If you’ve owned your current vehicle for a while and it’s been a few years since you last browsed the latest model cars on the market, you may be in for a surprise. Taking a test-drive today, after taking a five to ten-year hiatus from test-driving, you may notice the cars are sitting a little higher off the ground.
When diving into the dimensions and measurements of new vehicles, almost all of them have increased positioning options. We wanted to explore why this ‘growing’ trend is happening and answer once and for all — why are cars getting higher and higher off the ground?
Ground clearance isn’t just for off-roading anymore
It used to be that the only consumers really concerned about ground clearance, were those looking to trailblaze off-road. After all, the only way to tackle terrain is with enough room to climb and crawl over anything, without taking on damage.
But there has been an increased priority in ground clearance for vehicles beyond the truck lineup or monster SUV models. Jeeps aren’t the only vehicles with 10 or more inches of ground clearance anymore.
The crossover boom
Over the last decade, in part to increasing fuel prices, consumers began demanding more fuel-efficient SUVs with comparable towing and performance capabilities to the full-size models on the market. Automakers went back to the drawing board, and the crossover was born.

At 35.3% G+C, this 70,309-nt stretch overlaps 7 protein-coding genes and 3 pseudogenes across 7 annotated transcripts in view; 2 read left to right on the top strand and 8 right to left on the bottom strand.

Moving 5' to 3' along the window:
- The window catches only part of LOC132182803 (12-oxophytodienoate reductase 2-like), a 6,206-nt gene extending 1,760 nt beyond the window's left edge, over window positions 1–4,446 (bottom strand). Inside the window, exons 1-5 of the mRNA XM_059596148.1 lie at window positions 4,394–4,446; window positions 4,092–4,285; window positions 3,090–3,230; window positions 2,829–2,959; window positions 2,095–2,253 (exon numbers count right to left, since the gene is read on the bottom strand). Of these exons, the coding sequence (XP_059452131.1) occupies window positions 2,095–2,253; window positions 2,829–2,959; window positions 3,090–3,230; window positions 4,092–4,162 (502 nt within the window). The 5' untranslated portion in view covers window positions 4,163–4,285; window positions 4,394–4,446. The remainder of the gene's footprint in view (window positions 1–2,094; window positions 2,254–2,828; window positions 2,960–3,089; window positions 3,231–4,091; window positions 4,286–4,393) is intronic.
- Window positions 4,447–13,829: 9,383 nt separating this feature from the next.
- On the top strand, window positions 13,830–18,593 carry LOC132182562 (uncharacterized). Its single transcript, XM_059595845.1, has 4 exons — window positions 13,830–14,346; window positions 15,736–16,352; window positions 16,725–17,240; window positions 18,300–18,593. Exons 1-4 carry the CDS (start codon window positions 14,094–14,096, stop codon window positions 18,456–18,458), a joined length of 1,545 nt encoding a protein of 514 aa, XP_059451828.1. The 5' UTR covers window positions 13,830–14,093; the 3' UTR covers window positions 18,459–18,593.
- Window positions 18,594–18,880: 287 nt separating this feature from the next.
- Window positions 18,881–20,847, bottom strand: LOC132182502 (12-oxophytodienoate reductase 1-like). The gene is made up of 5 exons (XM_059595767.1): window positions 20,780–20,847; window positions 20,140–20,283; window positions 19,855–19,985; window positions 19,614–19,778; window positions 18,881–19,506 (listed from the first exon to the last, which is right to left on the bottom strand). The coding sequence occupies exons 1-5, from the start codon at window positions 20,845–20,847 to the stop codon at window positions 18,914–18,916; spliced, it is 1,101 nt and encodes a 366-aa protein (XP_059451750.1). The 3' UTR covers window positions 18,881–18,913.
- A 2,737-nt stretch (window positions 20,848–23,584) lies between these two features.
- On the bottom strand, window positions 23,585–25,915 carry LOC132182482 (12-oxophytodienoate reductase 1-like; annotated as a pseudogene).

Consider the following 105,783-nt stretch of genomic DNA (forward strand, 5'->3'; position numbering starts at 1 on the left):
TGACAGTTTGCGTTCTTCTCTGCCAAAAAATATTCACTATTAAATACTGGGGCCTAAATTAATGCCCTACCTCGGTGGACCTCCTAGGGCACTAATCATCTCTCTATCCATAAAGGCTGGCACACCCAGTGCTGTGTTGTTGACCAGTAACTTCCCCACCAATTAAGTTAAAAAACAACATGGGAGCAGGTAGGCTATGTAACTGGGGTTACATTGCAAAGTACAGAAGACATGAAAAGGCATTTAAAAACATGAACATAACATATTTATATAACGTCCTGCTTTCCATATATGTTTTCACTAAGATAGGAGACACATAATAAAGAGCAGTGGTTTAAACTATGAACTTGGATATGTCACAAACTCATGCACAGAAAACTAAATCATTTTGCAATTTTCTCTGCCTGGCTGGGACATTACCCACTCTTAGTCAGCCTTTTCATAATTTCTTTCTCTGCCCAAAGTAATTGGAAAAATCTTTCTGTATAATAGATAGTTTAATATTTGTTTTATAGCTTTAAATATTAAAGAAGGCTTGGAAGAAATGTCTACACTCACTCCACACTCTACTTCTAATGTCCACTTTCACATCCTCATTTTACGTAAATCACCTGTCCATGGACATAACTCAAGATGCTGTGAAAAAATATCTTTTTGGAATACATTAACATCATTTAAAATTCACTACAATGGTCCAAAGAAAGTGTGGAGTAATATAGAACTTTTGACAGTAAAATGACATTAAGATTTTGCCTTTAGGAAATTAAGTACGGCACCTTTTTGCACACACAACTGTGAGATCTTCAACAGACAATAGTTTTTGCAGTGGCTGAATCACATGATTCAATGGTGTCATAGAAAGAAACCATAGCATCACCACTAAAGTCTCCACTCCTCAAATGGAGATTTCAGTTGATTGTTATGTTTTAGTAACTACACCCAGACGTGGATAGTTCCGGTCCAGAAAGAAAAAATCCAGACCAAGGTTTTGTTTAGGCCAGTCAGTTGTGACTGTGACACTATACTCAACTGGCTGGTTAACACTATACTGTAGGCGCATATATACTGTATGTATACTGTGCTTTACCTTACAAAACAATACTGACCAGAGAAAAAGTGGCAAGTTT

Car owners began transitioning up, and gas-guzzling SUV owners downsized to these ‘goldilocks’ vehicles. Consumers love that they drive like a car, offer more cargo than sedans, and ground clearance with a new view.
A feature no one knew they needed
As more and more crossovers hit the roadways, drivers started to realize just how improved the higher-mounted vehicles would make their view. For the vertically challenged, having a crossover meant increased visibility.
Coupled with features like adjustable pedals, telescoping wheels, and driver assistance tech, anyone behind the wheel could find the most comfortable position. These models weren’t monsters to climb up into either. The vehicles’ statures were just the right height for many to get in and out with ease. As the masses flocked to this new segment, the sedan automakers began to take notice.
Cars got higher too
In an attempt to tap into that crossover and compact SUV audience, cars began to emerge with bumps in height too. The Kia Soul, VW Beetle, the Audi A4 Allroad, and the Volvo S60 Cross Country all boast taller heights, with ranges of five to seven inches off the ground.
For those brands unable to make significant changes to the height of the frames in their lineups, incorporating driver’s seat positioning technology became the solution. Giving the car buyer options for a lifting adjustment in the seat both increased overall comfort, as well as improved visibility.
Other benefits of higher ground clearance
It’s understood that cars positioned lower to the ground offer better performance, safer handling, and better mpg ratings. However, the benefits of increased ground clearance are outweighing these considerations with many consumers.
Older drivers appreciate the ease of getting in and out, as well as visibility enhancement. Being a little higher off the ground also means drivers are less likely to scrape obstacles and cause damage.
When it’s time to get serious about buying your next vehicle, you’ll no doubt be selective about features and options. One metric worth adding to your must-have list is a vehicle’s height. Whether it’s a sedan with better seat positioning options or a crossover with higher overall stature, you’re sure to notice a little growth spurt among them all.
You may also find that having a higher vantage point proves to be one of your most important requirements in a new car altogether.